MLB owners' concern over vaccine is really just them telling on themselves, for the 738th time

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Commissioner Rob Manfred, left, Houston Astros owner Jim Crane, center, Washington Nationals owner Mark Lerner and their cohorts have a sudden interest in prioritizing COVID-19 safety. Sure.

Commissioner Rob Manfred, left, Houston Astros owner Jim Crane, center, Washington Nationals owner Mark Lerner and their cohorts have a sudden interest in prioritizing COVID-19 safety. Sure.
Image: AP

If it feels like MLB owners are always coming here for an argument, that’s pretty much because they always are. While the comatose-snail-slow free agent and trade market can be partially traced to the usual, contemporary miserliness of the cabal of 30 (though most certainly not collusion, no sir), another percentage can be traced to the lack of set rules for next season. We’ve been over the fishiness of the DH question going unanswered so far, but the terms for playoff system, roster size and shape, among others, have people trying to hit targets in a spinning room in the dark.

Perhaps the big hanging matzo ball out there is that no one, still, has any idea when the season might start, or how long it will be, or whether or not there will be a percentage of fans, what that percentage would be, and when that might happen. So teams can’t seriously peg their upcoming revenue. And it doesn’t sound like we’re going to have clarity on that anytime soon, either.

It’s Bob Nightengale, so make sure you head to your nearest salt factory and dive in a pile to have the requisite grains when reading, but today he reported that owners are pushing to not start the season, or even spring training, until all players and staff have been vaccinated against COVID-19. As you might imagine, players have greeted this with at best a chortle, considering how last season was completed (more on this in a second). Also, there could be a long discussion about how many MLB players are anti-vaxxers, but we’ll save that kitten for when we run over it.


The players obviously want to play a full season of 162, so as to get paid for 162, while the owners want to shrink the number of unattended games to as close to zero as they can get it. But the logistics of waiting on a vaccine are something of a nightmare.

Off the top, it’s unlikely that vaccines will filter down to the tier of the population that includes baseball players and staff until April or May. As ghoulish as the whole industry is, even they aren’t likely to stoop to trying to cut the line for vaccines (we hope).


To not even start spring training until the middle of May would see yet another season that’s cut in half. And that’s being optimistic about when everyday people can get the vaccine.

Even if vaccines are widespread enough for the populace in April, that doesn’t mean that owners can just throw open the doors to parks across the land and warm up the bill-counters again. It’s unlikely we’ll be back at full force for gatherings of any kind until late summer or fall of 2021. The owners will argue that any amount of fans is better than none, which is true, but no vaccine didn’t prevent them from cramming whatever number of fans the state of Texas deemed acceptable for the NLCS and World Series into the park. It’s one of the many lies that spiral out of their mouths from this Nightengale USA Today story.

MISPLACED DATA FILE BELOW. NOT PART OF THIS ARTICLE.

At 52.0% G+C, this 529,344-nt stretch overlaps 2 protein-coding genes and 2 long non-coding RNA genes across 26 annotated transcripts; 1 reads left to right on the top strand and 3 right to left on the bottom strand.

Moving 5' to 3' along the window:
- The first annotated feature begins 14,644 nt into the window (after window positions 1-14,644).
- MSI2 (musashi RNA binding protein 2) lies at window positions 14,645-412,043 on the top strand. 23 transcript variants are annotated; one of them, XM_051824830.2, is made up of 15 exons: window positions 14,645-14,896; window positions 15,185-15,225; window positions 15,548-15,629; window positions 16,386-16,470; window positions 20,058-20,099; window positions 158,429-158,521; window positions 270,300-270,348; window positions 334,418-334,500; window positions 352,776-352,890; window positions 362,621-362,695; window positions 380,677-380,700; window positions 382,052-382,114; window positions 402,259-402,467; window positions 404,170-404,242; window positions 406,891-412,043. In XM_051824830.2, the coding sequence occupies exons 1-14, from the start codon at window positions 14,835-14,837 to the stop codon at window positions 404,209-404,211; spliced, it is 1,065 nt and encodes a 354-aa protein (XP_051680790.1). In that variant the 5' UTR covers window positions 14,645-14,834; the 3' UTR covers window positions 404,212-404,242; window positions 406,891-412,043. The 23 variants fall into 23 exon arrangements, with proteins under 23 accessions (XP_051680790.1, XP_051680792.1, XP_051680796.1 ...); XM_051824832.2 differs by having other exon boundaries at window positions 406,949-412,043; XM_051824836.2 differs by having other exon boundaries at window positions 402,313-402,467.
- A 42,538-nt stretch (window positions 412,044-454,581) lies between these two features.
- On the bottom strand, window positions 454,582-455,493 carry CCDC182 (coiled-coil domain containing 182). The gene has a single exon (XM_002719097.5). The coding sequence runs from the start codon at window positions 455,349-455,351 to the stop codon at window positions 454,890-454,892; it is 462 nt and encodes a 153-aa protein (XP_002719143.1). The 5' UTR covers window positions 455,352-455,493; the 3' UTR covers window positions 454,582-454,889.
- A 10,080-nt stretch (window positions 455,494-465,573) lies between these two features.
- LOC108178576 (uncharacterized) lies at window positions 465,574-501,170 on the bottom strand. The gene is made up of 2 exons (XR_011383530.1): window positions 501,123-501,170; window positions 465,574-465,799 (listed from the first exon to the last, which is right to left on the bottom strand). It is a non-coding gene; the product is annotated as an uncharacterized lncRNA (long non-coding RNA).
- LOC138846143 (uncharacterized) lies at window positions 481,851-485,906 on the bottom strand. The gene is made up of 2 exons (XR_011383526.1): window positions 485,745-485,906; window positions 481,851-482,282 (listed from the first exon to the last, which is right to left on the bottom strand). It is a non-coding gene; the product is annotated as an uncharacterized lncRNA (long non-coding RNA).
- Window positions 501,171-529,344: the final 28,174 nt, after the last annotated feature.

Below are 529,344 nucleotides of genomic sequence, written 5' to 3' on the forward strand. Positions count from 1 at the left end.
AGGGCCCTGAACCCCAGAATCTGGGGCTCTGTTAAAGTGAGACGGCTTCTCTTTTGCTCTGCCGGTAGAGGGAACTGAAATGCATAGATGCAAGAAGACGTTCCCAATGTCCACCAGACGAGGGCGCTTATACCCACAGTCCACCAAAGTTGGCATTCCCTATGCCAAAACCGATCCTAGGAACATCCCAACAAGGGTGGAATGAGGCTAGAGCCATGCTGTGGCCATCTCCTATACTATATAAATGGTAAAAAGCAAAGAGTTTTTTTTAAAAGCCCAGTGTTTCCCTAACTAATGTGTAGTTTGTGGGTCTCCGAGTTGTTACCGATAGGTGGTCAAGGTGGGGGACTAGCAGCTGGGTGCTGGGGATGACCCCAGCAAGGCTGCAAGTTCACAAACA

The delicious quote from an NL owner (do you think you can guess which one?) is rife with bullshit and hypocrisy to the point that we’ll probably spot him at the next public outing by his eyes being brown.

I don’t see a snowball’s chance in hell that spring training can start with protocols in place,’’ a National League owner told USA TODAY Sports on the condition of anonymity because of the sensitive nature of the issue. “I think there will be significant pressure for players to get the vaccine first before they go to spring training, and if that has to be moved back to April and play 130 games, so be it.

“But to have 162 games, and start spring training at the normal time without players being vaccinated, that’s just crazy.

“Does Arizona and Florida, with their cases spiking, really want teams with about 125 people in each organization coming to town without vaccines?’’

Said an American League owner who also requested anonymity: “I don’t see any way spring training starts in February. Zero chance of that. I don’t care if we play 140 games, 120 games or 80 games, we have to make sure everyone is safe to do this right.’’


Well, they just did have a shortened spring training and season without a vaccine, and just “safety protocols,” which of course weren’t exactly followed to a T, were they? How would Arizona and Florida feel? Let’s ask Florida after their Super Bowl and Wrestlemania takes place, when both will assuredly have crowds.

MLB just spent a few months telling us that if all the protocols were followed, everyone would be safe and the season could go on, which it did, and now it’s simply unworkable? Taking this stand puts it out there that last season was not safe, the players were in danger, and it shouldn’t have happened. The players did agree to it, so this kind of admission almost certainly isn’t grounds for a grievance or lawsuit because of that, but it certainly poisons the air.


The real aim is to start the season late, play less games in order to pay the players less, but do so in front of at least some fans to bring in more cash. Everything the owners tell you about safety or logistics comes with flaming trousers.